Seattle, WA - Two hours worth of work lost on a term paper or coding
project is a nightmare that most students like to avoid, but many
students are tempting fate just for fun. A new, dangerous game is
sweeping college campuses and it is causing more harm to academic
records than unlimited bandwidth ever did. It's called "Blue
Screen Chicken" (BSC) or "DLL Duel" by the participants.
It's a face-to-face showdown of wills over who will flinch and save
The game is usually played at college computer labs. Students decide
on several programs, usually between 8 and 10, that use large amounts
of resources or that are particularly crash prone (Netscape 4.7 with
a Java applet loaded, ICQ and MS Money are common choices). These
programs are loaded into memory before starting work on their projects.
Now the race is on. The students must continue working on their project
without any safety net until someone chickens out and saves, prints
or does anything else to preserve their work. A crash by either competitor
ends the game in a draw.
"I noticed the computer started slowing down. The mouse got
sluggish. I was torn between saving my hour and a half of work and
beating that bastard Goldman," said Ryan Hendricks a self-proclaimed
BSC addict. "When I ALT-Tabbed back to Word from Photoshop,
It took a full 10 seconds for the screen to re-draw. I wasn't gonna
give in, but the for some unknown reason I decided to listen to some
tunes and started RealPlayer. Blue screen for me and another victory
For many students losing a game of BSC means late nights, missed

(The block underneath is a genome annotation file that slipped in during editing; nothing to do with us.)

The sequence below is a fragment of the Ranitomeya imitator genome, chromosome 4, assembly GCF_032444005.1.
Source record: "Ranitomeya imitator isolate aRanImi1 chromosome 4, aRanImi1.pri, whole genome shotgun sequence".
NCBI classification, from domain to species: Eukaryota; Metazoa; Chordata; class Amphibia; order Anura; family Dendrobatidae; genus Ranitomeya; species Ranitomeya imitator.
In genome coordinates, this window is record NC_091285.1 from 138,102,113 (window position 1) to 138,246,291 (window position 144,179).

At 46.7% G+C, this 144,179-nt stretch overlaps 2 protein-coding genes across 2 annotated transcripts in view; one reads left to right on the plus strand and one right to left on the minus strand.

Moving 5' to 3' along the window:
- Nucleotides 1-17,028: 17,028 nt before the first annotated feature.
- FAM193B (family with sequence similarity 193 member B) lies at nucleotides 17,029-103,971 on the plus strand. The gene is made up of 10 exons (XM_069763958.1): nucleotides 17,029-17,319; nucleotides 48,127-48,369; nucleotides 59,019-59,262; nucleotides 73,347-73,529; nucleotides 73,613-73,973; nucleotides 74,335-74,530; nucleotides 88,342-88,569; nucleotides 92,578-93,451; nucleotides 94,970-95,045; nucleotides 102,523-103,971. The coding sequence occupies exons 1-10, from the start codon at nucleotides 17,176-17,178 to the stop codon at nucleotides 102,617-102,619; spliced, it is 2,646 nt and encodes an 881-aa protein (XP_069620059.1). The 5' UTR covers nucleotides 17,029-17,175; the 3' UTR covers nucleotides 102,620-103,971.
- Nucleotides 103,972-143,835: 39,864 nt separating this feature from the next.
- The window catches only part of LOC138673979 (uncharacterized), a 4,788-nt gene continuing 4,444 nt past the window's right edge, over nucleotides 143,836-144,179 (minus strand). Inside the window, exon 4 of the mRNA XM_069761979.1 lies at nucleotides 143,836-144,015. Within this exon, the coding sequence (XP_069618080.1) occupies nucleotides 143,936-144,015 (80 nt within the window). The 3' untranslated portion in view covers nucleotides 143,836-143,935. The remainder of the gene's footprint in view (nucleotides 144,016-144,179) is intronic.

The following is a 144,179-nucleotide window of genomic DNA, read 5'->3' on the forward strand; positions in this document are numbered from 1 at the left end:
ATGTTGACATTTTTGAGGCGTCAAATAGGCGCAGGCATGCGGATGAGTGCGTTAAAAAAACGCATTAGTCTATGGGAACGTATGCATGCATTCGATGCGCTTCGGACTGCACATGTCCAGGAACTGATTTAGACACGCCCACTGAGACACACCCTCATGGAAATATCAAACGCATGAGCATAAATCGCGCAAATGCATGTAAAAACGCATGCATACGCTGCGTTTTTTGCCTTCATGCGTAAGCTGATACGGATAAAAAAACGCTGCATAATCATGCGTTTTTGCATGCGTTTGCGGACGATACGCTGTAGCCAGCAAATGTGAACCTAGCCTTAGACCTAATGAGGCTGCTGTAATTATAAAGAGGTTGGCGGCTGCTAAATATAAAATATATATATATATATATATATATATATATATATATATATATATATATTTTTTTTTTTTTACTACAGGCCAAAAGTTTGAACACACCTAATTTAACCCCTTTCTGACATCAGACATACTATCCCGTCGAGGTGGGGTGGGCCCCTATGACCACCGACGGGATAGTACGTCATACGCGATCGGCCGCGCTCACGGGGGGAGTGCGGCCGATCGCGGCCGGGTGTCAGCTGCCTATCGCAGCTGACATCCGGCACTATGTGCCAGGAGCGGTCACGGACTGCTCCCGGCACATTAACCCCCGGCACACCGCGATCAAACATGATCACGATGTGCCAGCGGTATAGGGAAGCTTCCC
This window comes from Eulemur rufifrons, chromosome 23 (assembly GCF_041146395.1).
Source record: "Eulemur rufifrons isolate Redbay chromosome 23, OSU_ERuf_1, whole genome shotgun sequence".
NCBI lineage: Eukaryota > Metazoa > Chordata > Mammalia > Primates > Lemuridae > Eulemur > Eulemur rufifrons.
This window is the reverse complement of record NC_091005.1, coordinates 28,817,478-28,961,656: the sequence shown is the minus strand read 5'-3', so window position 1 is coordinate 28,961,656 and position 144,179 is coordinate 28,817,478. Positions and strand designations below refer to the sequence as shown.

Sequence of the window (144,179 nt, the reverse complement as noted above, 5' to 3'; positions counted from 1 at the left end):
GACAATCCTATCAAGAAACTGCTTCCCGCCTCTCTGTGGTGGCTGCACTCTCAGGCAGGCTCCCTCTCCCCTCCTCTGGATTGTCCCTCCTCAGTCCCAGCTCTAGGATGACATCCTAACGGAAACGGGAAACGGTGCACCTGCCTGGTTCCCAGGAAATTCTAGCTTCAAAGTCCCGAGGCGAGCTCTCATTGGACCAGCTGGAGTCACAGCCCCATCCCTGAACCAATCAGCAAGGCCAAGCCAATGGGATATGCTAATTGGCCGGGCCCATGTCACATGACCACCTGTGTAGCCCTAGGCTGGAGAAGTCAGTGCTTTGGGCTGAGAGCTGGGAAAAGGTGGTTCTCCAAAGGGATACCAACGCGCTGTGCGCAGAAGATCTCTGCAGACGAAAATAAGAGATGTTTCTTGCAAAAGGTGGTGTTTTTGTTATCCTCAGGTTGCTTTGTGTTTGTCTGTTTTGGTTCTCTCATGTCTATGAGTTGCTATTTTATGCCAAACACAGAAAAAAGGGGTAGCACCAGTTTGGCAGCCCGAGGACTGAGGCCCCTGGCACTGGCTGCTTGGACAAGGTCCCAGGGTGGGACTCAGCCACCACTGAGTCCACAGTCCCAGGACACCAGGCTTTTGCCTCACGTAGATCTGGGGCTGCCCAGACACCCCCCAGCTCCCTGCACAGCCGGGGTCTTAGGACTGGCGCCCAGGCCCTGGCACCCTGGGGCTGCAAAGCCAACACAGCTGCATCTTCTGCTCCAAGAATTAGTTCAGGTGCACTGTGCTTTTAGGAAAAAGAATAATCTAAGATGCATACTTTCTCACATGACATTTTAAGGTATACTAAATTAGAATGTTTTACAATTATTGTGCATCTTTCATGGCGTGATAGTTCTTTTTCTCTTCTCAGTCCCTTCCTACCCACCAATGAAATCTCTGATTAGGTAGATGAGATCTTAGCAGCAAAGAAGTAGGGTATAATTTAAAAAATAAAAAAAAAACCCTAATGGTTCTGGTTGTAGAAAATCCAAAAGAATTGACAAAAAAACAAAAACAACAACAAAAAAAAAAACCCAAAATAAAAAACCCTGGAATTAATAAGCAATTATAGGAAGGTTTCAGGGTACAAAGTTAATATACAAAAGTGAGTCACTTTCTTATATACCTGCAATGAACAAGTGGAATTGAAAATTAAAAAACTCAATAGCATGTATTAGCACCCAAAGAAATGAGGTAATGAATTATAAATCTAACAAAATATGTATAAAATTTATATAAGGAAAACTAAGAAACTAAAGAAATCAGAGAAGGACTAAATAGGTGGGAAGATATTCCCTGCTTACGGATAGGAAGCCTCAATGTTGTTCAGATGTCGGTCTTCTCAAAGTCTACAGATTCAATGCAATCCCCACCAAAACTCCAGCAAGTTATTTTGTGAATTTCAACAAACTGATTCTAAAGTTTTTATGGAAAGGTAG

deadlines and lower grades. Professors report that "losing a
game of BSC" has become the top excuse students give for late
projects surpassing "There was 2 for 1 on pitchers at Shooter's
Many computer lab monitors have expressed concern over the competitions. "To
the students, it's all fun and games, aside from their potential
minor loss of a paper. But WE'RE the ones that have to go give the
machine the three-finger salute and uninstall all those buggy programs.
That pisses me off," said lab assistant Dan Yaeger. "I
mean, this is just work-study. I shouldn't actually have to DO anything."
Fran Kessler, a Debian Linux user is the champion of BSC on her
campus. "Well, I never lose. My box never crashes so I never
have to worry about losing my term papers. However, the professor
can't open OpenOffice.org .sxw files, so I still get screwed in the
For some the standard DLL Duel isn't enough. These thrill seekers
engage in extreme versions of the game where the competition is held
during a lightning storm, or only hours before the project is due.
One BSC player compared playing the game to other extreme sports
such as mountain biking and snowboarding, "I don't have any
athletic ability, but that doesn't mean I can't play with fire."
For a growing number of students "playing with fire" means
a crash and burn. The thrill of winning quickly fades and they move
to riskier behavior such as loading Windows 95. It's a vicious cycle
that usually ends with academic expulsion. If you find yourself in
this spiral a hotline has been set up to assist you at 1-800-DONT-CRASH.
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